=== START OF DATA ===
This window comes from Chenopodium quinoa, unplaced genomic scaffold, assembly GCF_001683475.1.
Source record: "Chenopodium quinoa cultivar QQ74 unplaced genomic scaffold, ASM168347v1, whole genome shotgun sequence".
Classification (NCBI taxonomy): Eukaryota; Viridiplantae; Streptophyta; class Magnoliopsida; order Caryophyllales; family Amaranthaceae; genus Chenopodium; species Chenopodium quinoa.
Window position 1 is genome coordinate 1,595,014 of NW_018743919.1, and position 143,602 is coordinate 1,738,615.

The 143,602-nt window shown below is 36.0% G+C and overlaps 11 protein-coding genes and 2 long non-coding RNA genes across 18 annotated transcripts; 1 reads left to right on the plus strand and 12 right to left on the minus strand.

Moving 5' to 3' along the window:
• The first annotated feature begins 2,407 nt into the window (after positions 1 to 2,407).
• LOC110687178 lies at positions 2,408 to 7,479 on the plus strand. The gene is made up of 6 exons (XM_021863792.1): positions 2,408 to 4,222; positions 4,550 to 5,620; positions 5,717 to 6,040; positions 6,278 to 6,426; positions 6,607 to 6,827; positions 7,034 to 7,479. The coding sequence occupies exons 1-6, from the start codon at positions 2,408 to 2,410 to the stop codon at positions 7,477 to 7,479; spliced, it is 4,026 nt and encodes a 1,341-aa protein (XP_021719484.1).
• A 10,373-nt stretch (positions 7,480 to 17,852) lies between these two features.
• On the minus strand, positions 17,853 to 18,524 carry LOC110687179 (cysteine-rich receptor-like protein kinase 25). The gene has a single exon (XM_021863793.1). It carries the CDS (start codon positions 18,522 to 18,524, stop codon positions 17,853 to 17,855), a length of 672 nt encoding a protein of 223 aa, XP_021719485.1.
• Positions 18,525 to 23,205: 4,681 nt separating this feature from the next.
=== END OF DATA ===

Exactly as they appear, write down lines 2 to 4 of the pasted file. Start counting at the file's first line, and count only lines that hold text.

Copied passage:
Source record: "Chenopodium quinoa cultivar QQ74 unplaced genomic scaffold, ASM168347v1, whole genome shotgun sequence".
Classification (NCBI taxonomy): Eukaryota; Viridiplantae; Streptophyta; class Magnoliopsida; order Caryophyllales; family Amaranthaceae; genus Chenopodium; species Chenopodium quinoa.
Window position 1 is genome coordinate 1,595,014 of NW_018743919.1, and position 143,602 is coordinate 1,738,615.